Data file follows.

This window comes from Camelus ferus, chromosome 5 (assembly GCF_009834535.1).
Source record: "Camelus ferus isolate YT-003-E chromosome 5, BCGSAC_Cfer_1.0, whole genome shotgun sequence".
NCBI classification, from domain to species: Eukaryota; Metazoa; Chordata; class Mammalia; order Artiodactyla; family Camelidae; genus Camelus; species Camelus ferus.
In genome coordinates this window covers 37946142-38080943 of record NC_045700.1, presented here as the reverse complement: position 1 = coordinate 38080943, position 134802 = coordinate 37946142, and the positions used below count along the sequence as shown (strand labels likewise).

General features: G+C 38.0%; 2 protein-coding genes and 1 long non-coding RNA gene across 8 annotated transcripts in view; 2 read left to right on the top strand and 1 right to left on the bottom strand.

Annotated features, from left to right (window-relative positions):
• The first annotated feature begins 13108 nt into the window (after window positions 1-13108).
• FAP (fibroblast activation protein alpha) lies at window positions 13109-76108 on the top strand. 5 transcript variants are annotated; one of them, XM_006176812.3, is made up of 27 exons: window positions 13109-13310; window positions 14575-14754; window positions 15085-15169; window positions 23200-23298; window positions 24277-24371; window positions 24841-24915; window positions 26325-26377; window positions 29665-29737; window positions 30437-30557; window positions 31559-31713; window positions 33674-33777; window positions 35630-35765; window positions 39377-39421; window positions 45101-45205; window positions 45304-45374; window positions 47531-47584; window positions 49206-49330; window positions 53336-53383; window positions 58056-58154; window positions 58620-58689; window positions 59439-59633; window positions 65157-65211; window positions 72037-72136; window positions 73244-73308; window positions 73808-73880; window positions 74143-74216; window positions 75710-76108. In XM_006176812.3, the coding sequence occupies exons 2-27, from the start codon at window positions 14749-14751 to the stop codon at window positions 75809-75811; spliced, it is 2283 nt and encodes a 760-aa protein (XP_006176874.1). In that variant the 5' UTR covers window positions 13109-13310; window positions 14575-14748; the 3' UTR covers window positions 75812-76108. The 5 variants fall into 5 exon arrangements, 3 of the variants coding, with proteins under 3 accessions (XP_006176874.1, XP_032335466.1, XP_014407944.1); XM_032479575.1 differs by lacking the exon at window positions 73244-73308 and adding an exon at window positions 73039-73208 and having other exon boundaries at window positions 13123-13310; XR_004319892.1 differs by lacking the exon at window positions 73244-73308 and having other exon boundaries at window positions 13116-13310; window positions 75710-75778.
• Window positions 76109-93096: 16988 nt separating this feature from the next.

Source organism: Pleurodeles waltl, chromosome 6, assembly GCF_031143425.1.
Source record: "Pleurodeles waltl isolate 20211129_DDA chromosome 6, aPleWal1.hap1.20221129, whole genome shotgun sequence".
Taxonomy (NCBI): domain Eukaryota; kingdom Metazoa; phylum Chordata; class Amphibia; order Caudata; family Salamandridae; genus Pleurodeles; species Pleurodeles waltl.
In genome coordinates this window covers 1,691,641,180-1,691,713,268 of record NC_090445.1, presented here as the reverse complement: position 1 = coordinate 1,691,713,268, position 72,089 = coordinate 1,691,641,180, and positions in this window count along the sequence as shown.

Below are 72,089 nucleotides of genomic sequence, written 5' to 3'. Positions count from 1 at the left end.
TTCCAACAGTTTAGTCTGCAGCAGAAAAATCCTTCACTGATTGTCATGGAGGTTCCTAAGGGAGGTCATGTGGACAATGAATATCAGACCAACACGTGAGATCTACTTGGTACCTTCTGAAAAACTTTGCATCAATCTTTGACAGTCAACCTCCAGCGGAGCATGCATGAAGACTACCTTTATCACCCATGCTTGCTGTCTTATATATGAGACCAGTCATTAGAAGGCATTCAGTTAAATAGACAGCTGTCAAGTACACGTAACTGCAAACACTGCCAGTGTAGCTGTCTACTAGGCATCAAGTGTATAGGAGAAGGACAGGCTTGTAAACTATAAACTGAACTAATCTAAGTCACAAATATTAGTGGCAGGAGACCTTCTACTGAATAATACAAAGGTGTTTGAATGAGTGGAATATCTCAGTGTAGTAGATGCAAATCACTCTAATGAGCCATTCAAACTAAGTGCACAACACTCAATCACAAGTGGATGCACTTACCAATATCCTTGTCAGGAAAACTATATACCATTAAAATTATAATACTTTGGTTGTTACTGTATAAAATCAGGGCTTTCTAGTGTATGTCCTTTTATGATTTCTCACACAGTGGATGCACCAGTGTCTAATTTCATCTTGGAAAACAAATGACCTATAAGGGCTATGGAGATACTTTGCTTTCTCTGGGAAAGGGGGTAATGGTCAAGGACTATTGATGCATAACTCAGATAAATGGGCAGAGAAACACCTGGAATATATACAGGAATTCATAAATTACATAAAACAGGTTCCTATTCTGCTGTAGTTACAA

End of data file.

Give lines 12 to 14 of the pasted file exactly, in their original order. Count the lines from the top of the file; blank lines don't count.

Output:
Taxonomy (NCBI): domain Eukaryota; kingdom Metazoa; phylum Chordata; class Amphibia; order Caudata; family Salamandridae; genus Pleurodeles; species Pleurodeles waltl.
In genome coordinates this window covers 1,691,641,180-1,691,713,268 of record NC_090445.1, presented here as the reverse complement: position 1 = coordinate 1,691,713,268, position 72,089 = coordinate 1,691,641,180, and positions in this window count along the sequence as shown.

Below are 72,089 nucleotides of genomic sequence, written 5' to 3'. Positions count from 1 at the left end.